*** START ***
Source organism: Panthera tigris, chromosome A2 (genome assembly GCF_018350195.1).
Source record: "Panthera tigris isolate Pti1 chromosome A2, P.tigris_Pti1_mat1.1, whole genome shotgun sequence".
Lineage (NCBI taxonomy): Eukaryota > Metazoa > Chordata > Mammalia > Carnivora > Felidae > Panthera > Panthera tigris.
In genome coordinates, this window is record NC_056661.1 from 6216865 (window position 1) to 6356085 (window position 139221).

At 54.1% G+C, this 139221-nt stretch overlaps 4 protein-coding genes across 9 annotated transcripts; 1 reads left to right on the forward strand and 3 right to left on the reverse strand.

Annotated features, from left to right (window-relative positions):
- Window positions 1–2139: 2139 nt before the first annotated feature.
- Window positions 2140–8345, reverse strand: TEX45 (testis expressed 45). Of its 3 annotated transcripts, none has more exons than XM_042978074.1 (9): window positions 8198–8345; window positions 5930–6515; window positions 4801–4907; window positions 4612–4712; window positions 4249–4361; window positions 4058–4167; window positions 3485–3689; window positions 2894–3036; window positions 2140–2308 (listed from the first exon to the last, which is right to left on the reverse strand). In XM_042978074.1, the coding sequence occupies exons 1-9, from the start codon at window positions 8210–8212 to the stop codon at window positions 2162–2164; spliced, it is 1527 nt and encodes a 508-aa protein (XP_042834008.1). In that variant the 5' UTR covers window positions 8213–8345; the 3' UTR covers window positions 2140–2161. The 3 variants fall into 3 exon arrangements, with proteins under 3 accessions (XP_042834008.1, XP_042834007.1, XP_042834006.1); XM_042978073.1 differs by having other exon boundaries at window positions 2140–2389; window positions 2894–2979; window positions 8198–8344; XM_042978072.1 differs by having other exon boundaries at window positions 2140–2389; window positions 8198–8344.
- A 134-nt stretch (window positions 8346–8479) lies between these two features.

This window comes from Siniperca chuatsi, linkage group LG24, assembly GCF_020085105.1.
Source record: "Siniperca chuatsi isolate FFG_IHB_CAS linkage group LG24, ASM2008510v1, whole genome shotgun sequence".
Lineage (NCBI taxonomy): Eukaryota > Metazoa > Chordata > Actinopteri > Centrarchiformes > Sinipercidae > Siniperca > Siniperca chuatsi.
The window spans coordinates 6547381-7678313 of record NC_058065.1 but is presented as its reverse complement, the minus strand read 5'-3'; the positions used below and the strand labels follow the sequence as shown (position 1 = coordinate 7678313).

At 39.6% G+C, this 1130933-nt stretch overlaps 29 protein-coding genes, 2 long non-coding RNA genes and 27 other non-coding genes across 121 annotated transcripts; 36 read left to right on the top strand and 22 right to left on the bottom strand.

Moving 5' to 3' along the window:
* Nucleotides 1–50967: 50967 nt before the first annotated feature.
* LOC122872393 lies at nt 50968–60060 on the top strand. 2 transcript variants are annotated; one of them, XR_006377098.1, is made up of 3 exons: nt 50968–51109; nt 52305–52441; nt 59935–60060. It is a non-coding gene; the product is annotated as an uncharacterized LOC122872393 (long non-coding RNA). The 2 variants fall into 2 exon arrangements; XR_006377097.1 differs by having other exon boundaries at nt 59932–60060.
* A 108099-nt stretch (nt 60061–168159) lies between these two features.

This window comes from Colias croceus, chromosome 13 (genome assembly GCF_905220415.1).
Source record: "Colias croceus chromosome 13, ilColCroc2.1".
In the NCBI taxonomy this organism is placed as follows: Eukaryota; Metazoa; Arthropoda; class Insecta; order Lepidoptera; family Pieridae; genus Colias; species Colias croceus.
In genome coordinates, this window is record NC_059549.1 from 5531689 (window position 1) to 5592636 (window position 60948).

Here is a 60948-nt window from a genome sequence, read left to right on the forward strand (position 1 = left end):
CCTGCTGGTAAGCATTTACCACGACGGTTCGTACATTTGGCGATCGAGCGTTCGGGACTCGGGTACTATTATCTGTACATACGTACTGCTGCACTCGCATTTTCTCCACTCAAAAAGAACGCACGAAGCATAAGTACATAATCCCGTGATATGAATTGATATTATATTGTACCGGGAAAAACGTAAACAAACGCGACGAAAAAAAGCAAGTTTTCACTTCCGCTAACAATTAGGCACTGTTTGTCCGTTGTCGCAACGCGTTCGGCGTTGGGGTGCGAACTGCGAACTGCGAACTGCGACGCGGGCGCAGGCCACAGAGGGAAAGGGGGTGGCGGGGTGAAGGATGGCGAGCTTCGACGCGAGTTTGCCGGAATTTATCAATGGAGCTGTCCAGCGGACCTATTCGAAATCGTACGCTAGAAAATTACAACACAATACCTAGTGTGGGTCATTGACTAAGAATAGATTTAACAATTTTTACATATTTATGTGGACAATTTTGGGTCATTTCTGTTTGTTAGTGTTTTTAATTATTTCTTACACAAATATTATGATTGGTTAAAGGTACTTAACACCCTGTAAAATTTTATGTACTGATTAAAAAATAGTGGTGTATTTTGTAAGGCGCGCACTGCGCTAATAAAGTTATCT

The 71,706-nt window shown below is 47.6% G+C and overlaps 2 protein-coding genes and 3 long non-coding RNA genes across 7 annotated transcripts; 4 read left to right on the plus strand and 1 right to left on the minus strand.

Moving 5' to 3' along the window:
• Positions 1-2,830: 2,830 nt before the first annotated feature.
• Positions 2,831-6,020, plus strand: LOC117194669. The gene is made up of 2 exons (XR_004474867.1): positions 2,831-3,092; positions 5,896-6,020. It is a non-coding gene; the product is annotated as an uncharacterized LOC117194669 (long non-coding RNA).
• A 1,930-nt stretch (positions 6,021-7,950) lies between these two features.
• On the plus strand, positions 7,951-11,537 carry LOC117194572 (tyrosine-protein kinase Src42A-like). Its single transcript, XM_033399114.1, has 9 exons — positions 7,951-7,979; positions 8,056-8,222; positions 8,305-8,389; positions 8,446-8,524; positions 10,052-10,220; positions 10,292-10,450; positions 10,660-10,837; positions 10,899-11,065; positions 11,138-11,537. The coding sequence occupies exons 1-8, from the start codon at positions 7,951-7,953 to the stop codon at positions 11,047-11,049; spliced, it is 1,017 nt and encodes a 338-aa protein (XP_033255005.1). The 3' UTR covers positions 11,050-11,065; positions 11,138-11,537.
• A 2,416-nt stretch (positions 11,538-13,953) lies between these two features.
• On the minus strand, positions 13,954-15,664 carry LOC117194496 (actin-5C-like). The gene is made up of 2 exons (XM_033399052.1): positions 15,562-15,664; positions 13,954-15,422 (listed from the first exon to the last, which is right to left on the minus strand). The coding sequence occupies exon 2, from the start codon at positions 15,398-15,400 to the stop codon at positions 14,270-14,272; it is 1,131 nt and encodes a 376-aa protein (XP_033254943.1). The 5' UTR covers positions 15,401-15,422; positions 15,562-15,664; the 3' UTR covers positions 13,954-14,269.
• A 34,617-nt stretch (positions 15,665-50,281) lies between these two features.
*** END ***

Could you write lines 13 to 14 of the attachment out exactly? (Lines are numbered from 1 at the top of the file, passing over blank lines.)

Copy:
The window spans coordinates 6547381-7678313 of record NC_058065.1 but is presented as its reverse complement, the minus strand read 5'-3'; the positions used below and the strand labels follow the sequence as shown (position 1 = coordinate 7678313).

At 39.6% G+C, this 1130933-nt stretch overlaps 29 protein-coding genes, 2 long non-coding RNA genes and 27 other non-coding genes across 121 annotated transcripts; 36 read left to right on the top strand and 22 right to left on the bottom strand.